Although the game is pretty new – only three years old – there are two other editions of the game that we don’t have. We own the standard edition of the game, but Treefrog (who publish the game) have also released The Collectors Edition; which comes with wooden coins, a larger board, and a custom twelve-sided die, and the Deluxe Edition, which is the same as The Collectors Edition, but also comes with resin Minions, Buildings, Trolls and Demons.

For further reading I would just recommend you go and read all the collective works of Pratchett. Which should keep you out of trouble for a while!


3800 words too much? I don’t think so! I actually wanted to write a lot more about this game than I have, if I’d continued as I wanted, I’d have explained every possible Random Event, and given an in-depth consideration to the best way to win as each personality… But in the interest of not making this post any longer than it already is (which is fairly long), I’ve stopped.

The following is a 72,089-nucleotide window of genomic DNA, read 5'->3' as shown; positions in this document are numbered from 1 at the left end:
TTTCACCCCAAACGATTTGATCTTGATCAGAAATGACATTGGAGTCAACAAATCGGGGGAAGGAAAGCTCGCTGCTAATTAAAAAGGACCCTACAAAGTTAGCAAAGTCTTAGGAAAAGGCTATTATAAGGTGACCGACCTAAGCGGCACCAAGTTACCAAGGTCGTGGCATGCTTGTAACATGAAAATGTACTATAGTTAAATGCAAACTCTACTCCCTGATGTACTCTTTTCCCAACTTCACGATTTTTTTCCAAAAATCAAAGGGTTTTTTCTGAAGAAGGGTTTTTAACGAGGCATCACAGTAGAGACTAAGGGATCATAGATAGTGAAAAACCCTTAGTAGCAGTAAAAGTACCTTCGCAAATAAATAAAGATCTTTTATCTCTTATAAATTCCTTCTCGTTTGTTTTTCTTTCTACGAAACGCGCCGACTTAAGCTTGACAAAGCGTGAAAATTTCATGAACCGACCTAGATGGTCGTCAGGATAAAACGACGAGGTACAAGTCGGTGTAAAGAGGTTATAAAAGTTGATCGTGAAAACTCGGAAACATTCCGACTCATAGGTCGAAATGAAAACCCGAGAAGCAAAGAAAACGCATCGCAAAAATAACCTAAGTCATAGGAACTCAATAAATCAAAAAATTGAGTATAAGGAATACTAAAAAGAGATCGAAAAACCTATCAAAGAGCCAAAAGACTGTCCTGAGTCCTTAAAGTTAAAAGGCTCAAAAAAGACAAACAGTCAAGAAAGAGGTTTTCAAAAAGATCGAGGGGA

I’ve rated this game a five at the top of this post, and Dave agrees with me. It’s possibly one of the best games I’ve ever played, brilliant in conception, design and execution. The rules have little to no ambiguity about them, the cards and personalities are interesting and accurate to the books; providing a few jokes for those that know the series, or just an interesting time for anyone that doesn’t, and the actual pace of game play is excellent. As with most games it’s best played with the full four players, but three’s also a good game, and it’s only with two that the game starts to drag a little, and I think that’s only because it’s much easier to work out what your opponents objective is, and therefore thwart them.

In all, a game that everyone should now go away and play; play it with your brothers, sisters, parents, cousins, friends, dog, neighbours, people you meet in the super market… The possibilities are endless, just play this game!

Special thanks to Wikipedia for all the additional information! I spent far too much time reading it, instead of writing the post, but anything else you wish to know about Ankh-Morpork can be found here.


2.5 - 5

Number of Players: 2

Year of Publication: 2002

Creator(s): Trevor Truran – Inspired by the books of Terry Pratchett

Thump…Sorry I mean Thud!